An interesting husbandry experience from the USA was presented in a short note in the Herpetological Review. Twelve carpet chameleon hatchlings (Furcifer lateralis) from the same clutch were divided into four groups of three animals each. During the first ten weeks after hatching, two groups were provided with a daily UV index of up to 3 for 12 h, the other two groups with a UV index of up to 7. Reptisun 5.0 was used to achieve the different UV indices. Measurements were taken with the Solarmeter 6.5. The chameleons were allowed to avoid UVI up to 0. After six, eight and ten weeks, the carpet chameleons were measured and weighed. It was noticed that in weeks 6 and 10, the groups with the lower UV index were up to 25% heavier than the comparison groups.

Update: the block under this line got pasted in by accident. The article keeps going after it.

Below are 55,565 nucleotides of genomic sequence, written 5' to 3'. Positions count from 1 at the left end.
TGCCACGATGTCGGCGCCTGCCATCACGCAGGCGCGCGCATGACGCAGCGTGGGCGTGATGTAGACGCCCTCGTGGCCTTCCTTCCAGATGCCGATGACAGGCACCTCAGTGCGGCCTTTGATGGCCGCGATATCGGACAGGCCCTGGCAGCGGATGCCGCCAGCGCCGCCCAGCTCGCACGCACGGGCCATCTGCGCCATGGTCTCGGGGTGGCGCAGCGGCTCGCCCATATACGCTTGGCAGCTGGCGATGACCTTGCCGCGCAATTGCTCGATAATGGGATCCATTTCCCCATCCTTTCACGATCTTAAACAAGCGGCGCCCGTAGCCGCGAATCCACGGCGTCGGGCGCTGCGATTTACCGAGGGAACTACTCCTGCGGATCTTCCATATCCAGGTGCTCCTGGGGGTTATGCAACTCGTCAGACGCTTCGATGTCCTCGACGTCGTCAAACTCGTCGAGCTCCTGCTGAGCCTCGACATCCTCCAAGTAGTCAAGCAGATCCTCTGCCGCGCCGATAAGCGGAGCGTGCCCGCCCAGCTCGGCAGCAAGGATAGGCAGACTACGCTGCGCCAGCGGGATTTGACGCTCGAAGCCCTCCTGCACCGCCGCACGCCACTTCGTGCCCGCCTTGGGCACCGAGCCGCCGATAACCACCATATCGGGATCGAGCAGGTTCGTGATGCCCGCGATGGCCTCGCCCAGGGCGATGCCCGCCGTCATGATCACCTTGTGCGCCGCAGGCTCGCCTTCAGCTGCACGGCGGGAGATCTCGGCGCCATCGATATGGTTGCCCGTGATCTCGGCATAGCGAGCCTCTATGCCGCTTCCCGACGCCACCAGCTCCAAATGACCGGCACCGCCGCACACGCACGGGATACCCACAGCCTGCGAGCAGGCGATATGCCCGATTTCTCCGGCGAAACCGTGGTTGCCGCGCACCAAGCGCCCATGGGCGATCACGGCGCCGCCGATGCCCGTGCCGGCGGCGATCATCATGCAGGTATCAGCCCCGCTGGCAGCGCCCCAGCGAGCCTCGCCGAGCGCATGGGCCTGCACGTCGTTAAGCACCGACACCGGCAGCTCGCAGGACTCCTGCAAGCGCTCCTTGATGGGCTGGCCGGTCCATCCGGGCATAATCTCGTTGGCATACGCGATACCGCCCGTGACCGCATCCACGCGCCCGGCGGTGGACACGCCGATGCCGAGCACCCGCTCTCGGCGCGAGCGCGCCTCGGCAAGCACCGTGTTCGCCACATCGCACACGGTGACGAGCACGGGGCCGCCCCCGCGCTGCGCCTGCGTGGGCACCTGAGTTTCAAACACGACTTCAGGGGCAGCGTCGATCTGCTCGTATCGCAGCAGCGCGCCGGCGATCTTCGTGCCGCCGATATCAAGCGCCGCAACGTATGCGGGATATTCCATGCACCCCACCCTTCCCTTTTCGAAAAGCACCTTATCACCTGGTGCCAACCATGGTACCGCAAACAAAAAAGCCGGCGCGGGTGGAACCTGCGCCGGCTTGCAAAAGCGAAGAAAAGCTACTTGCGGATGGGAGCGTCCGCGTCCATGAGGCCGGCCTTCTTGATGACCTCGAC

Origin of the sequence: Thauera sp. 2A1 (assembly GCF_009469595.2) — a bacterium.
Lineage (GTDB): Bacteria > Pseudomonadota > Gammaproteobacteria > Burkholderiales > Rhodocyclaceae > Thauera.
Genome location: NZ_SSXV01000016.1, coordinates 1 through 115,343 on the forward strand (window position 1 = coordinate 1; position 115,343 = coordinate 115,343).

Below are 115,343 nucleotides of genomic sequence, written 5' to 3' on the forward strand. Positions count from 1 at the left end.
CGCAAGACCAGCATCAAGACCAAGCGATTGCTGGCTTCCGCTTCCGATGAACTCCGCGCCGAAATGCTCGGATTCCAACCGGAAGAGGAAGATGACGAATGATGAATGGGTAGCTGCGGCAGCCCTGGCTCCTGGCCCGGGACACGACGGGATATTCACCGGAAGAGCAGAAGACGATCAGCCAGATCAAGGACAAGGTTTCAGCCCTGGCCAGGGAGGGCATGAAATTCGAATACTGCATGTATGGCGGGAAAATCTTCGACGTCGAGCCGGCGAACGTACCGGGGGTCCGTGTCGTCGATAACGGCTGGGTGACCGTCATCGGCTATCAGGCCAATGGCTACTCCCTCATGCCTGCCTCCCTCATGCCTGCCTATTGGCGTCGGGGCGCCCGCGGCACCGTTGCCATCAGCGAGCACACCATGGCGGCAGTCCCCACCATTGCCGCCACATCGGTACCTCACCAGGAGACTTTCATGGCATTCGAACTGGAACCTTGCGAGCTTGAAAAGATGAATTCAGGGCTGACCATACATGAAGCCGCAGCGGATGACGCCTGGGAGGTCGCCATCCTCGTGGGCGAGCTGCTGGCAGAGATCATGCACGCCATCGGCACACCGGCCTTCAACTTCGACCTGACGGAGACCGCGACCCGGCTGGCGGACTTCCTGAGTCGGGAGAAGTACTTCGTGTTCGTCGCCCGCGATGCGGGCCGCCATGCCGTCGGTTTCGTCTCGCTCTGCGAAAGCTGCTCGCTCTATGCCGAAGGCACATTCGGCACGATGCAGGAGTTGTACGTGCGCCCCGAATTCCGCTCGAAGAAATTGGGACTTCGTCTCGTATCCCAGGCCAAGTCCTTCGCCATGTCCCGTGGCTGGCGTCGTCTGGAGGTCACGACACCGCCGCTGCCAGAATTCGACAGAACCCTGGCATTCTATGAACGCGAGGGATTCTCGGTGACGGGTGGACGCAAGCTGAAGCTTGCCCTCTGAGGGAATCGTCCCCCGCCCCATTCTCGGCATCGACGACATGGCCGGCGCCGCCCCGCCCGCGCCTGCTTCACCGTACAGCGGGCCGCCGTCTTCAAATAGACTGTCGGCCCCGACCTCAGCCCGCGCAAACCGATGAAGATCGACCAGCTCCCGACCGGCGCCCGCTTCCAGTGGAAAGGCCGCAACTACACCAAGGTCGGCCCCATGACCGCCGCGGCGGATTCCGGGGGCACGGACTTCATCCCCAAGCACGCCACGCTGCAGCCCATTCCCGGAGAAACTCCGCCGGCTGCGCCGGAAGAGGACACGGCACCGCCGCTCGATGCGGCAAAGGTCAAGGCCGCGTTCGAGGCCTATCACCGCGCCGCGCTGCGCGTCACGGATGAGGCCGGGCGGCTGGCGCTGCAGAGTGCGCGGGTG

The two authors conclude that higher UV indices during rearing in the first weeks could lead to slower growth rates in carpet chameleons. This would correspond to the observation in nature that young animals “sunbathe” rather rarely and stay more hidden in the bushes. Due to the small group of test subjects and mixed groups instead of individual keeping, you must still be cautious with conclusions here. In addition, it is unfortunately still largely unexplored whether and how chameleons can regulate their vitamin D3 regulation in artificial light compared to natural sunlight. Nevertheless, it is a very interesting approach that is certainly worth pursuing.